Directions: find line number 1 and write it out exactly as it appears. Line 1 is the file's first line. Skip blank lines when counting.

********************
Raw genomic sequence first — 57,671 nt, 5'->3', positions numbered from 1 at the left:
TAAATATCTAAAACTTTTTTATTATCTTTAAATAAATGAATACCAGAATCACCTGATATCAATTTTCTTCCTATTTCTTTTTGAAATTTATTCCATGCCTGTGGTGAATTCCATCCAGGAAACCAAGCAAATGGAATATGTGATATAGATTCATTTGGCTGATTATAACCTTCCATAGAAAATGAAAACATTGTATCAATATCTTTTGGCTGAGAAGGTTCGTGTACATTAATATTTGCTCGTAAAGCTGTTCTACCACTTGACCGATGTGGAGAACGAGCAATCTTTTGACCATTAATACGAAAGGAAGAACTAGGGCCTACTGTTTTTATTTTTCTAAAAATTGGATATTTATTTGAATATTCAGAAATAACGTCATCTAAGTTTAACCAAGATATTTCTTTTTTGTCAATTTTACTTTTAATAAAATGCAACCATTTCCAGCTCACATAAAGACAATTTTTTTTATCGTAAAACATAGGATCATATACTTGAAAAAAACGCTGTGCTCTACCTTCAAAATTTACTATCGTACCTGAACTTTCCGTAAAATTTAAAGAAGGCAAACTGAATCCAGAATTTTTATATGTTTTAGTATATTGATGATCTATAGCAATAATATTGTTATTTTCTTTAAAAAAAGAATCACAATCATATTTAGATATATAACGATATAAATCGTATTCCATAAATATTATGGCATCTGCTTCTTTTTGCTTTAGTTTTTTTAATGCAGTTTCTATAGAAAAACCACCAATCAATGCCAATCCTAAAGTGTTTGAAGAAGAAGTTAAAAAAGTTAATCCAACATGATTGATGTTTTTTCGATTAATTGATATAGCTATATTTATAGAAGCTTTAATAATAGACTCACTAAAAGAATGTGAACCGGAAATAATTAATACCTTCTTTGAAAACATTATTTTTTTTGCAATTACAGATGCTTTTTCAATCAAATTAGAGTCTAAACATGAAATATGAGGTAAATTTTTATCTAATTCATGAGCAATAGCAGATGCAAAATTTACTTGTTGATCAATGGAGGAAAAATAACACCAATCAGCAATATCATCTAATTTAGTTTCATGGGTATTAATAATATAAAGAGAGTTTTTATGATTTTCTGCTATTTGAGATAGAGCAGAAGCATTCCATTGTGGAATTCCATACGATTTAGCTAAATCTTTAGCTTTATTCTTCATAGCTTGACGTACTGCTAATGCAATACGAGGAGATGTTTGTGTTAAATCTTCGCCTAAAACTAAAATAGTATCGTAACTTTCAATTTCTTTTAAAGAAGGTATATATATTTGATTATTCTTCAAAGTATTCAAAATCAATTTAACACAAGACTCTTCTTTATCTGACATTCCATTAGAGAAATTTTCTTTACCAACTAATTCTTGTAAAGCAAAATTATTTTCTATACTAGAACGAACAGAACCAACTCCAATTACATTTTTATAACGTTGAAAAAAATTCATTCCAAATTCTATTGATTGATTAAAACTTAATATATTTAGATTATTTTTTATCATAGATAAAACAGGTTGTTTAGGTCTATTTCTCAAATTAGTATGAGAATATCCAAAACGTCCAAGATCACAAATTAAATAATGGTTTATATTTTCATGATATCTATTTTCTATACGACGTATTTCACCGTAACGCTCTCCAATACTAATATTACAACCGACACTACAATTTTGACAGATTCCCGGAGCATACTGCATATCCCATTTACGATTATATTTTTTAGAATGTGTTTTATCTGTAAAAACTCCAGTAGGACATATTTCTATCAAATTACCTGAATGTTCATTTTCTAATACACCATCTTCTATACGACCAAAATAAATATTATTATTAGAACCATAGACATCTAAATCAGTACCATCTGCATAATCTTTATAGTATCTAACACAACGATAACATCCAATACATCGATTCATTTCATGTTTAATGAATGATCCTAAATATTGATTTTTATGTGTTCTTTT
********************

Raw genomic sequence first — 57,671 nt, 5'->3', positions numbered from 1 at the left: